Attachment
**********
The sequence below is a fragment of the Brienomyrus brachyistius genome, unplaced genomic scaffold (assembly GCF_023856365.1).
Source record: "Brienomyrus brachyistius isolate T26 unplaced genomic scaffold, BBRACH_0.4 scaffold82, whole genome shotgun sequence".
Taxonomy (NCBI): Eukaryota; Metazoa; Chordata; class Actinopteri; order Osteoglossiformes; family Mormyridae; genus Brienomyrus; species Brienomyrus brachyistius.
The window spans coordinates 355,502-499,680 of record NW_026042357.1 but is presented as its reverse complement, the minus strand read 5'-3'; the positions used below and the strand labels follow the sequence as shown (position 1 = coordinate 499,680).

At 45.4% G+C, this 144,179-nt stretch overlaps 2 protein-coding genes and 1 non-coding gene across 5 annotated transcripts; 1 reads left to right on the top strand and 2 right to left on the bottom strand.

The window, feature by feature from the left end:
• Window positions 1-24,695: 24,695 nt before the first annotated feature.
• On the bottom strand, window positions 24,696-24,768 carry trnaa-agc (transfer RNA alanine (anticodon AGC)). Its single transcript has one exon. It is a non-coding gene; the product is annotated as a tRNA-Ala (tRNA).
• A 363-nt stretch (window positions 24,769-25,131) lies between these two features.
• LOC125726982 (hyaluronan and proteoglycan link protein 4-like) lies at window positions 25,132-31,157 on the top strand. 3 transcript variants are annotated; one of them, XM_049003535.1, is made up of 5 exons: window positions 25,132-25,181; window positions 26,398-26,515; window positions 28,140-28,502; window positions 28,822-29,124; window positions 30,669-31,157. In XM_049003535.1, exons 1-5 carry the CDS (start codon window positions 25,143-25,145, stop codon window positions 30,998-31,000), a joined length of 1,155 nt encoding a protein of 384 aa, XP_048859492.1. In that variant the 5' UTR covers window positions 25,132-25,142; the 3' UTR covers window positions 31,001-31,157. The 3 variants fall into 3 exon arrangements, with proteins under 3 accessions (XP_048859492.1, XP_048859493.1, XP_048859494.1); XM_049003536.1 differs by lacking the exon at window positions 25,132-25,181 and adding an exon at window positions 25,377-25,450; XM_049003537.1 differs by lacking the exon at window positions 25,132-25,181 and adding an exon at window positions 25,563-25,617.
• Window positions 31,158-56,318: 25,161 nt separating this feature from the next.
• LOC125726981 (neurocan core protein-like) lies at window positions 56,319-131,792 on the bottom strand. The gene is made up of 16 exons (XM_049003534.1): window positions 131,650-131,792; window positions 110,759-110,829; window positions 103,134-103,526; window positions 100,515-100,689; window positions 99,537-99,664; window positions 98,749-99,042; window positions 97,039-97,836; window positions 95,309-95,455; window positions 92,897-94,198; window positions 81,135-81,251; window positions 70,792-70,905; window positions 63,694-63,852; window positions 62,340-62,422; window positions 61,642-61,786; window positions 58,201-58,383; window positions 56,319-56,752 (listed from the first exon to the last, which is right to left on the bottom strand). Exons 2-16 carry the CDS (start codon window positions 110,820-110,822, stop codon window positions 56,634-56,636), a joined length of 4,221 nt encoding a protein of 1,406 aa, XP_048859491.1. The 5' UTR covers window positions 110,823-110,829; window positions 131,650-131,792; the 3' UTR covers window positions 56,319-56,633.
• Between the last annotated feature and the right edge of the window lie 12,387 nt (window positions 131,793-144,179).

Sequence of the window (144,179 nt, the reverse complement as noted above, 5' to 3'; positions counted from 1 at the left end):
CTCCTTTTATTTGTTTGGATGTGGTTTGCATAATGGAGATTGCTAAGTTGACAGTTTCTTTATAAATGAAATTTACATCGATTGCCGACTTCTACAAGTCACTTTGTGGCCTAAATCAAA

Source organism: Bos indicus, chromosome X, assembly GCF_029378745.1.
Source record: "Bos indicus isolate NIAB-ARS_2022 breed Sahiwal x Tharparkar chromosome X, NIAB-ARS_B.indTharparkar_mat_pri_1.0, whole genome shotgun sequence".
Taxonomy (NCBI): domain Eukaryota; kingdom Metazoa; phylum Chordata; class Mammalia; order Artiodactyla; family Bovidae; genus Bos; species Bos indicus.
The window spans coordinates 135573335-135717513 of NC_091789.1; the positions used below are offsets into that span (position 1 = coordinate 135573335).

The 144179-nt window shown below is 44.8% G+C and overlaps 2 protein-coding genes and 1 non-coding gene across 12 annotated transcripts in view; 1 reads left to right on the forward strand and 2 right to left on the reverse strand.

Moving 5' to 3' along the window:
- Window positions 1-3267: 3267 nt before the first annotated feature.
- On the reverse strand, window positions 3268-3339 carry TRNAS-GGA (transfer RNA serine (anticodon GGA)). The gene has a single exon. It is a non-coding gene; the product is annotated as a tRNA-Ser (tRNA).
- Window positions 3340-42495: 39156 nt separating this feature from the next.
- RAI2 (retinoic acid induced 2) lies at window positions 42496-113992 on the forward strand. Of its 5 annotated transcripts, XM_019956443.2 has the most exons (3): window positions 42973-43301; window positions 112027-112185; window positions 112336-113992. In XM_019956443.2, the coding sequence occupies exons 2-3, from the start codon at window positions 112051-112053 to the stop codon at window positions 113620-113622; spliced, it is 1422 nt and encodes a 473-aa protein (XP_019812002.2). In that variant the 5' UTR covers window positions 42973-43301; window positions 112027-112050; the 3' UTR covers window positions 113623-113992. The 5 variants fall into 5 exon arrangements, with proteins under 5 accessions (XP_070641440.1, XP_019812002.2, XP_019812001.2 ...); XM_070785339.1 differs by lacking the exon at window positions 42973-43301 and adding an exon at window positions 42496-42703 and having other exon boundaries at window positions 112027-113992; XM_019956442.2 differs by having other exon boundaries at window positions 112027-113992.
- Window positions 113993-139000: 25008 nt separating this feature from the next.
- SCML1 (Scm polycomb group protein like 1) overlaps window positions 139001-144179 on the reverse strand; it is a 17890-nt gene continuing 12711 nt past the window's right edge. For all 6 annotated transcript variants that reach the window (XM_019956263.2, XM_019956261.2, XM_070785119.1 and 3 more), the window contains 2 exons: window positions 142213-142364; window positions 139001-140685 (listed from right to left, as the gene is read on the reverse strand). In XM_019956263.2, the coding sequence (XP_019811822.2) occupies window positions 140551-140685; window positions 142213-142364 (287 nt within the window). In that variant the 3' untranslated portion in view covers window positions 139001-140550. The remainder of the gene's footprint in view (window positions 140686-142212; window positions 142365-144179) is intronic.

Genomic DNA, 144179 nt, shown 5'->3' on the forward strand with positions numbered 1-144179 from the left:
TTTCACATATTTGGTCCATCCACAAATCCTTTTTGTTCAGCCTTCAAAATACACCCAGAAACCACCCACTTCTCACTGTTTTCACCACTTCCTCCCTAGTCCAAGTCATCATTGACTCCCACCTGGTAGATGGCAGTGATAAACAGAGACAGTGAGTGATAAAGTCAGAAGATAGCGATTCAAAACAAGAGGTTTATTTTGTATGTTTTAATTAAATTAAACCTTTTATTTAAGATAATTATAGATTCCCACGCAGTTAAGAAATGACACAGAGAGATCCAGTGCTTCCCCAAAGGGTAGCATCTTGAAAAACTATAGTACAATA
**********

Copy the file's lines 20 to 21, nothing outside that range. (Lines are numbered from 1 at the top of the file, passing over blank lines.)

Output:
The 144179-nt window shown below is 44.8% G+C and overlaps 2 protein-coding genes and 1 non-coding gene across 12 annotated transcripts in view; 1 reads left to right on the forward strand and 2 right to left on the reverse strand.

Moving 5' to 3' along the window: